Gear Review: Primary Arms Advanced 30mm Red Dot

When it comes to affordable optics, many of the house-brand offerings from Primary Arms have been TTAG favorites. Whether it was their 4-14×44 Mil Dot FFP Scope, their 6x scope with .22LR reticle, their 1-6x ACSS scope, or their 2.5X Prism Scope with ACSS Reticle, Primary Arms products typically (but not always) have gotten high marks from TTAG reviewers for what they are: affordable optics that definitely “get the job done,” even if they can’t quite compare to the quality of high-end optics.

Primary Arms’ latest offering is their Advanced 30mm Red Dot, which appears to be their answer to the new Aimpoint PRO. Like the Aimpoint PRO, the Primary Arms Advanced Red Dot is a rugged, full-sized 30mm unit with a true 1x field of view and a 2 MOA dot.

Both units use a twelve-position rotary switch for on/off and brightness control. The Primary Arms unit goes from OFF through three night vision and seven daylight levels to OFF, whereas the Aimpoint PRO has four NV and six daylight settings.

The PA optic comes with rotatable, solid, flip-away lens covers, as opposed to the solid front and transparent rear covers of the Aimpoint (which do appear to be more durable). Unlike the Aimpoint, the PA optic does not come with a Picatinny mount, though Primary Arms has a number of mounts available for about $15 when purchased with the unit, and during promotions a mount is often free. The mount seen here is their High Cantilever 30mm unit.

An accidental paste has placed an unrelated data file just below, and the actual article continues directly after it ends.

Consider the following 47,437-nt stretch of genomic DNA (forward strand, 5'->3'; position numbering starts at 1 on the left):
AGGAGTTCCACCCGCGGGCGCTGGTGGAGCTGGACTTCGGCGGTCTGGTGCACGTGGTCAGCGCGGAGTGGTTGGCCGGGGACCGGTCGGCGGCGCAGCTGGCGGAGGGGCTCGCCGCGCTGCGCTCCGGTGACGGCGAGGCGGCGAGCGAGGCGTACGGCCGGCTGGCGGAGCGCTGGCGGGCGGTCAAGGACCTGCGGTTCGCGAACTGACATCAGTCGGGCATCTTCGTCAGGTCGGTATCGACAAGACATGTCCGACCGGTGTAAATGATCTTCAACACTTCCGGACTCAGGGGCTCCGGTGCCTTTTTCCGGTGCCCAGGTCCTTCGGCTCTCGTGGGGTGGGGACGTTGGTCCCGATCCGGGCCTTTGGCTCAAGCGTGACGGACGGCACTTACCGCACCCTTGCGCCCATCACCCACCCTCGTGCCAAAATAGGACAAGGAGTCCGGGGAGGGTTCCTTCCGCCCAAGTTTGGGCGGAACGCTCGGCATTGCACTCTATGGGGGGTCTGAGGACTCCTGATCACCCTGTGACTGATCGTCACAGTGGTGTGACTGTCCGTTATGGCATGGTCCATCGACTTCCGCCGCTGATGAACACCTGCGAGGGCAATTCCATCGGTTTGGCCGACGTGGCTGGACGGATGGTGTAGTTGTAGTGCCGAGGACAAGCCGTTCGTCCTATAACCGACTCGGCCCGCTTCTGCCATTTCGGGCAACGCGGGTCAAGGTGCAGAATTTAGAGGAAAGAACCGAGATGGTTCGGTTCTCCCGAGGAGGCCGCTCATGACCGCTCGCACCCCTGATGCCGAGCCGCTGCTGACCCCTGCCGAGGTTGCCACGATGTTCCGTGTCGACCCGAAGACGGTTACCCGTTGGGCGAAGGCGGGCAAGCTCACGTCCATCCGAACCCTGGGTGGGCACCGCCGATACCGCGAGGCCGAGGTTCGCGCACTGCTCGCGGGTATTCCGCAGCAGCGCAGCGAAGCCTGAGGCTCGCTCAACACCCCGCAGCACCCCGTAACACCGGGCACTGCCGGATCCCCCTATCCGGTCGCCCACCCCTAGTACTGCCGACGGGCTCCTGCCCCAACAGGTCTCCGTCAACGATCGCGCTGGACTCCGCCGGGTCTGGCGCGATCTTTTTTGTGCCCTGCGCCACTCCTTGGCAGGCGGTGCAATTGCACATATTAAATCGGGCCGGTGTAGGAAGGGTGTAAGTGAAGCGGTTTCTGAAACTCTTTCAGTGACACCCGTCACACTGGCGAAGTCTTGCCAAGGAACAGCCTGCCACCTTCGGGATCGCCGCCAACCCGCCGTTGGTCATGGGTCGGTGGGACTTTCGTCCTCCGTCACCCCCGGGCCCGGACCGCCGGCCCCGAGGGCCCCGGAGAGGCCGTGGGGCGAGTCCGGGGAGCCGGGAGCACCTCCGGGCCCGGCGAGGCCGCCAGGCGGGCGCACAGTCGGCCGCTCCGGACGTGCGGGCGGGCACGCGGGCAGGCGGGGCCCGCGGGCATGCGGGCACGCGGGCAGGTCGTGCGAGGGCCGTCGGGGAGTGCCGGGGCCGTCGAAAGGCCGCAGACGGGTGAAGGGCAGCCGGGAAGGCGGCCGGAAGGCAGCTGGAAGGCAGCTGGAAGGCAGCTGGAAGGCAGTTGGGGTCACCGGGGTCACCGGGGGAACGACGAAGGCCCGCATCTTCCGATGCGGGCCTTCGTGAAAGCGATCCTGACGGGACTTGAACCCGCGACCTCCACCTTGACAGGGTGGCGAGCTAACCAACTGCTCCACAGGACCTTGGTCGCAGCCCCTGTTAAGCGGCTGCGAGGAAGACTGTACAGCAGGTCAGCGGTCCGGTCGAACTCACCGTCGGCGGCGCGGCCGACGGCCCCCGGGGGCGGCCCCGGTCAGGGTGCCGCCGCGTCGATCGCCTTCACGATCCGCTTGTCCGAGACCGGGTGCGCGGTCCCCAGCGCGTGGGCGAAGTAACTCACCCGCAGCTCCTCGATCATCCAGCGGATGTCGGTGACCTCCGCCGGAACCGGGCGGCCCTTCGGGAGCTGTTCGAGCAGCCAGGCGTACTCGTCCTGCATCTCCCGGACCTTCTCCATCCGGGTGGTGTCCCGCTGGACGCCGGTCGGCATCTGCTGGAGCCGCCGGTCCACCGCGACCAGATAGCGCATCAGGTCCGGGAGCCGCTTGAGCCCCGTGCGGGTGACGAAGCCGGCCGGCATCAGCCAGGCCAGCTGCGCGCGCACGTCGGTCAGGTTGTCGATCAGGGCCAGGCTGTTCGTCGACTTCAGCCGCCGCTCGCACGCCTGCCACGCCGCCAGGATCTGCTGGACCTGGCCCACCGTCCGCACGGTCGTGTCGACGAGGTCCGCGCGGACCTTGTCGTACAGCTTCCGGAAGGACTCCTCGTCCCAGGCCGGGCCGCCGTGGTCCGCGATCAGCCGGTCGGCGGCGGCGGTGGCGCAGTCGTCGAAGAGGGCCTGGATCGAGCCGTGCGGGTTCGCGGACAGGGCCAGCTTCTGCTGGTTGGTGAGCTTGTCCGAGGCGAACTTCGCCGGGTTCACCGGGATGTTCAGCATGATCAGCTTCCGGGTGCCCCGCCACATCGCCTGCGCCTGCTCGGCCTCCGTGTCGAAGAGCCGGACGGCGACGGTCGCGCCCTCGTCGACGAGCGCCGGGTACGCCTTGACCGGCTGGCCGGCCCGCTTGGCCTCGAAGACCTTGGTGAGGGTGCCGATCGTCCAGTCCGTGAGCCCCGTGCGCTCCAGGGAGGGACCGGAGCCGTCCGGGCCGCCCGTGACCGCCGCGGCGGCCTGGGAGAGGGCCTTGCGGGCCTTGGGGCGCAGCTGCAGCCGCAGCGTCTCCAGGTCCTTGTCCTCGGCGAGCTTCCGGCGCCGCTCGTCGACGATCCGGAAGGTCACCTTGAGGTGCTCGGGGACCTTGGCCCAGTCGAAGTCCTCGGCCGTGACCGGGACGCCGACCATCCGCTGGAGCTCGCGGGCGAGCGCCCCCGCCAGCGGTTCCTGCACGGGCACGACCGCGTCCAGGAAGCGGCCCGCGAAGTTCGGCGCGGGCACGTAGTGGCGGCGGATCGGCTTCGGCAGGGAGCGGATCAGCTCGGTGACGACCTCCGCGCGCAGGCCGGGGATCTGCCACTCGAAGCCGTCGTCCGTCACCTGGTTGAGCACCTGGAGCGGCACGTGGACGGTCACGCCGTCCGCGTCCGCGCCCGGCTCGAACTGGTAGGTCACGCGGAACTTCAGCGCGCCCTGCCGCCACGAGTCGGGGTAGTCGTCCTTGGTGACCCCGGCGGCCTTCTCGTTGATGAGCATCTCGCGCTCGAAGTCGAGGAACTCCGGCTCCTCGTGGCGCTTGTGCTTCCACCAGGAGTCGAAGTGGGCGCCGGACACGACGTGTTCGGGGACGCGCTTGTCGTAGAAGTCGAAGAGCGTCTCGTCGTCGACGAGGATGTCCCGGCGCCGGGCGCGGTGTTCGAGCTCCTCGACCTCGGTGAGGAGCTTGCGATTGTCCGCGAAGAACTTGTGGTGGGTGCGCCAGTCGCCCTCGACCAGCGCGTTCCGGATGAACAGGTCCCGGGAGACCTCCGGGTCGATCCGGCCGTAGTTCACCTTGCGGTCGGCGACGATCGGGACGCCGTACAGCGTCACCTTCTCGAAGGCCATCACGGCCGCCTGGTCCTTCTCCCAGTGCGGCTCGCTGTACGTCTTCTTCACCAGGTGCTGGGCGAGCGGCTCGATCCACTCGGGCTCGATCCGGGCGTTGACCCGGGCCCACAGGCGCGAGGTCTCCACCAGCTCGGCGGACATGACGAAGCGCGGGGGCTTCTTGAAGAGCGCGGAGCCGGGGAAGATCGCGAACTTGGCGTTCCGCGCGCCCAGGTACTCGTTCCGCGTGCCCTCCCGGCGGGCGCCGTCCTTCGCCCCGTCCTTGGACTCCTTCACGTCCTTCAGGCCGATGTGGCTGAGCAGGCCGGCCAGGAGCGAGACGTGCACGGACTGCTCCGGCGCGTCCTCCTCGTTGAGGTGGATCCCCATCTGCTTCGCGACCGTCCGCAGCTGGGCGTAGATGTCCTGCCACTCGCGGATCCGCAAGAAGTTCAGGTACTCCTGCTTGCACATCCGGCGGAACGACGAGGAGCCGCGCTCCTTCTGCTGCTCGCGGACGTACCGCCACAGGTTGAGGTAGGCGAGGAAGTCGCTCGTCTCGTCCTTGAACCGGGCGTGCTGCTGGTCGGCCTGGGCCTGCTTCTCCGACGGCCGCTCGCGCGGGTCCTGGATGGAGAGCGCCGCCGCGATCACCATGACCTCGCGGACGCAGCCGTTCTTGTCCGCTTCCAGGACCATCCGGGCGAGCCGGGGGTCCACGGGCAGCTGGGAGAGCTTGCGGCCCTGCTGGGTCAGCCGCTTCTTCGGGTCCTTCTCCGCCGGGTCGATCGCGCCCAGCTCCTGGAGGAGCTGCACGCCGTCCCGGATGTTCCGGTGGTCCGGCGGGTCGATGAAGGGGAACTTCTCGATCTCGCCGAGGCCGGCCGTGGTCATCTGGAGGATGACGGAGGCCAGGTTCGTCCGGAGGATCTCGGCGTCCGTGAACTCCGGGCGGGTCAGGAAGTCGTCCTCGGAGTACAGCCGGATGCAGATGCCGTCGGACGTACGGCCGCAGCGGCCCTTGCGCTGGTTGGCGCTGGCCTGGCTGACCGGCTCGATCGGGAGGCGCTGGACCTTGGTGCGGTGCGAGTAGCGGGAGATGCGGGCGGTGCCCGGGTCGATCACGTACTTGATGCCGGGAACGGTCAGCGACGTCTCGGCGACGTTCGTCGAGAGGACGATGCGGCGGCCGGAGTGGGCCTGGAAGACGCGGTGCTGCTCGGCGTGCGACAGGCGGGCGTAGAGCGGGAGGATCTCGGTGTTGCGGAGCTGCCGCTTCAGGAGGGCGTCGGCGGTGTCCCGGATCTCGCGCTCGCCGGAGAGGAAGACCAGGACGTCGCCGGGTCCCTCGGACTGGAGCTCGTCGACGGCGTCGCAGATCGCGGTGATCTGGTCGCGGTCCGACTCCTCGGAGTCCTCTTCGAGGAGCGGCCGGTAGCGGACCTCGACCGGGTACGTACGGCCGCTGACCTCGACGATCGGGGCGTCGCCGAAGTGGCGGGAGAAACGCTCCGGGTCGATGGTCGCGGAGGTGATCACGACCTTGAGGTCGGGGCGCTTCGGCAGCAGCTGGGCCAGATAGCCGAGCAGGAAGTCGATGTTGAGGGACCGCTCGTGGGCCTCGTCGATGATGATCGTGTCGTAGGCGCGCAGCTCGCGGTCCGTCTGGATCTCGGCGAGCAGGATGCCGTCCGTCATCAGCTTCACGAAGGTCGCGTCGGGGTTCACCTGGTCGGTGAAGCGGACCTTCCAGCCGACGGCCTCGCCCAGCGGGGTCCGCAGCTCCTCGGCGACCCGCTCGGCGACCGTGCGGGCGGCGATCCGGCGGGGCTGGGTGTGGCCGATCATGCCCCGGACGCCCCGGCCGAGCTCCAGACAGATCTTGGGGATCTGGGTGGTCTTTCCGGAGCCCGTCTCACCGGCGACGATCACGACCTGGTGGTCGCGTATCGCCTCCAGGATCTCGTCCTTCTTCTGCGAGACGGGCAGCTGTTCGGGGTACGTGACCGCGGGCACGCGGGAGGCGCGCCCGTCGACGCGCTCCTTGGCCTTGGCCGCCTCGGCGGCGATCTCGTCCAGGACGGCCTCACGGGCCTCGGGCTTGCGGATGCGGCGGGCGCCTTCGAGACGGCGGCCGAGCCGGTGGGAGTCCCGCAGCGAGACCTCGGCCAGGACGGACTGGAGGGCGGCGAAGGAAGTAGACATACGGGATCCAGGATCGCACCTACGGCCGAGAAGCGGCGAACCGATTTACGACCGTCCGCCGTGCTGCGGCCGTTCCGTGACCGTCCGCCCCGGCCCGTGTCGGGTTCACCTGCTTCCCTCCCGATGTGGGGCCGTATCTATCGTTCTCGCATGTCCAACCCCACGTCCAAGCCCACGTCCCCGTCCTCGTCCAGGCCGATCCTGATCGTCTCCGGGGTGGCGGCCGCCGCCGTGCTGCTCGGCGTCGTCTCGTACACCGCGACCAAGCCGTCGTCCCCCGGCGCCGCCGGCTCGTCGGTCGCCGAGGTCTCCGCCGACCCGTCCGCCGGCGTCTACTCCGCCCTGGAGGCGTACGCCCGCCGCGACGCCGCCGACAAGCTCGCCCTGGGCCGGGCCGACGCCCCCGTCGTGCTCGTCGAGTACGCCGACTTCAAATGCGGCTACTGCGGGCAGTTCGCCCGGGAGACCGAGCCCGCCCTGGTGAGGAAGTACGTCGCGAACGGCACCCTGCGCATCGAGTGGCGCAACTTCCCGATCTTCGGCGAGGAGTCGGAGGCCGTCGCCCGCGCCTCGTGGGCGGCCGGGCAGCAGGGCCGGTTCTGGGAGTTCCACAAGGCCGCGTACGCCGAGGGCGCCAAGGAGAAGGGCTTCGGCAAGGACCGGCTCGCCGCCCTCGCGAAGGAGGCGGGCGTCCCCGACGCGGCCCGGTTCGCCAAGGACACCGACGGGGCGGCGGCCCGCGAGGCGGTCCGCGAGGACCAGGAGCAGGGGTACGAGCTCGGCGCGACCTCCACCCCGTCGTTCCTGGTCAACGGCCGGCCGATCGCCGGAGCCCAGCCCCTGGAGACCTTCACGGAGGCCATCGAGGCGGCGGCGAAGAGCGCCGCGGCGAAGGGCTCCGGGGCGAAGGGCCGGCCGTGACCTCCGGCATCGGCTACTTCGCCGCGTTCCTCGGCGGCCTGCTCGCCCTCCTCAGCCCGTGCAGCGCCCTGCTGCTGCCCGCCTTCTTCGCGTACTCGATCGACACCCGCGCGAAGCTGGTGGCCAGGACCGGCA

Both optics take a 1/3N “button” battery. Primary Arms lists the battery life at 14,000 hours (which is over 18 months continuous use), as opposed to the 30,000 hours claimed for the Aimpoint. Both have tethered cap turrets with a wide slots that are click adjustable with a coin, thumbnail, case rim, etc.

OK, you get the picture – from the outside it sure looks like a knock off of the Aimpoint Pro. But how do they compare in use?